So it means if a breaker for 15A circuit is used maximum power 4000W for 1.0s can thru this breaker, right?
Answer: Yes, that is correct.
btw, referencing your first post, we do not recommend that:
several PowerMatches are used with single outlet .
They require a single outlet of at least 15A per PM8500.
You also asked about a 30A adapter: That may be a good idea, to make it more convenient to connect to that style of outlet. However, from a power supply point of view, Gonzo will only draw a long-term average of 15 A, and so the 30 A circuit is not required.
It is true that the larger wiring in the 30A circuit may keep the voltage at the outlet more steady with high current peaks. This depends on the circuit wiring lengths between the outlet and the breaker panel as well as other factors.
The power cable supplied is the final cable and our thought is that it is quite adequate for the job, and it of course meets all safety requirements.
Since the cables are rated for average power, not peak, and Gonzo never draws more than 15A average, it is within the specifications of the cable.
The PM8500 will sustain full power within 1 dB for 1 second with a 120V/20A mains circuit. During the 1 second the PM8500 will draw more than the rated current from the mains circuit. After this 1 second, a protection algorithm will reduce the signal level to prevent tripping breakers. The PM8500 will not draw more than 15A long term average current. The PM8500 can easily deliver sustained 1/3 rated power on a 120V/20A circuit and can provide full power for short term peak demands.
Hi Chris, Thank you for your response. So the 4000Watts is the Peak power rather than rated power of PM8500? And for DXA2120 and FS4400, 120Watts/channel and 400Watts are the rated power or the peak power? Looking forward to your answer! Thank you!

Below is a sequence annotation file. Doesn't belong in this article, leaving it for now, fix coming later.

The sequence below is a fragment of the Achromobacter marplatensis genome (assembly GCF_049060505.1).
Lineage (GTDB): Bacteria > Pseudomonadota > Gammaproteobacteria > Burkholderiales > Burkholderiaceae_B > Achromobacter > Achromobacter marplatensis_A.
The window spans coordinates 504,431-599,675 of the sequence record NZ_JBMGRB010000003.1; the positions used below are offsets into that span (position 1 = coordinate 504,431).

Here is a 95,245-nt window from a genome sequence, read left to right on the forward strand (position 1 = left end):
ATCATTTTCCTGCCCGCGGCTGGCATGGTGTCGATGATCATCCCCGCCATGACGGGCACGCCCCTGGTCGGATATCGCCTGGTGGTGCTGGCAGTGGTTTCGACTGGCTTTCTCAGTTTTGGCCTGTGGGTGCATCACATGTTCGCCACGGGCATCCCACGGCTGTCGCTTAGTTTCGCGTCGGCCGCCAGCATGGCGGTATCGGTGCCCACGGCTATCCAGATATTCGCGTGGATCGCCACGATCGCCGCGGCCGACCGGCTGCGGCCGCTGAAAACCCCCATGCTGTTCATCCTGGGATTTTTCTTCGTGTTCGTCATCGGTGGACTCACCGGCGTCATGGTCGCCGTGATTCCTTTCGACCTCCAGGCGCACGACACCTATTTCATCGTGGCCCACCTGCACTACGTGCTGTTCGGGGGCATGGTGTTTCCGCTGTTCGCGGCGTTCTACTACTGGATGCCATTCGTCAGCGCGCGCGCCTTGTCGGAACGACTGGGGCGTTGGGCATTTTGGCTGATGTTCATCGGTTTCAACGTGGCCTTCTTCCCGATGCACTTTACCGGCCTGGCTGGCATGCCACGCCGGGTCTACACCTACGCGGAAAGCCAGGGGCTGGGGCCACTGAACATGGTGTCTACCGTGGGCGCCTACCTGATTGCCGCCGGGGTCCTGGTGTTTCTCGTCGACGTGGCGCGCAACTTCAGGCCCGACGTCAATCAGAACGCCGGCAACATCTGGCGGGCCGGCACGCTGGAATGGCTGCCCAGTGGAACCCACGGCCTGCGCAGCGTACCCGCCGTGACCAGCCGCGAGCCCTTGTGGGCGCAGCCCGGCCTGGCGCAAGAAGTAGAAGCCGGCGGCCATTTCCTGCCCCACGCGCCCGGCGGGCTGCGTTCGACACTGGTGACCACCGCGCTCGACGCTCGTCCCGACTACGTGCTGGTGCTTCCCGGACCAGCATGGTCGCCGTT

Thanks for your questions. I'd like to add to Chris' answers, since this gets a little into how amplifiers are rated.
4,000 W is the rated power of the amplifier. That is rated the same way all professional power amplifiers are. It is an rms (root-mean-square) rating. We and other pro amp manufacturers do not use the misleading "peak" rating which would be twice as high as the rated power. That would refer to the instantaneous power at the peak of the sine wave.
Amplifiers vary in how long they can sustain their rated power. Linear output stage amplifiers can sometimes go longer than switch-mode amplifiers, for various technical reasons. But fundamentally it is a manufacturer's choice.
We have measured multi-channel switching amplifiers that can sustain their rated power for as little as 50 msec, or up to one or two seconds. Those are all highly respected power amplifiers, though some are lower power than the PM8500.
We designed the PM8500 to sustain it's rated power for one second with 120 VAC input, and two seconds with 230 VAC input.
What this gives the system designer is the knowledge that if you need a system rated at 4,000 W, and you specify the PM8500, you will have a solid 4,000 W, and you will never trip a 20 A breaker. And you only had to install one AC line to achieve it.
The specifications you mention for the other products are also the rated power.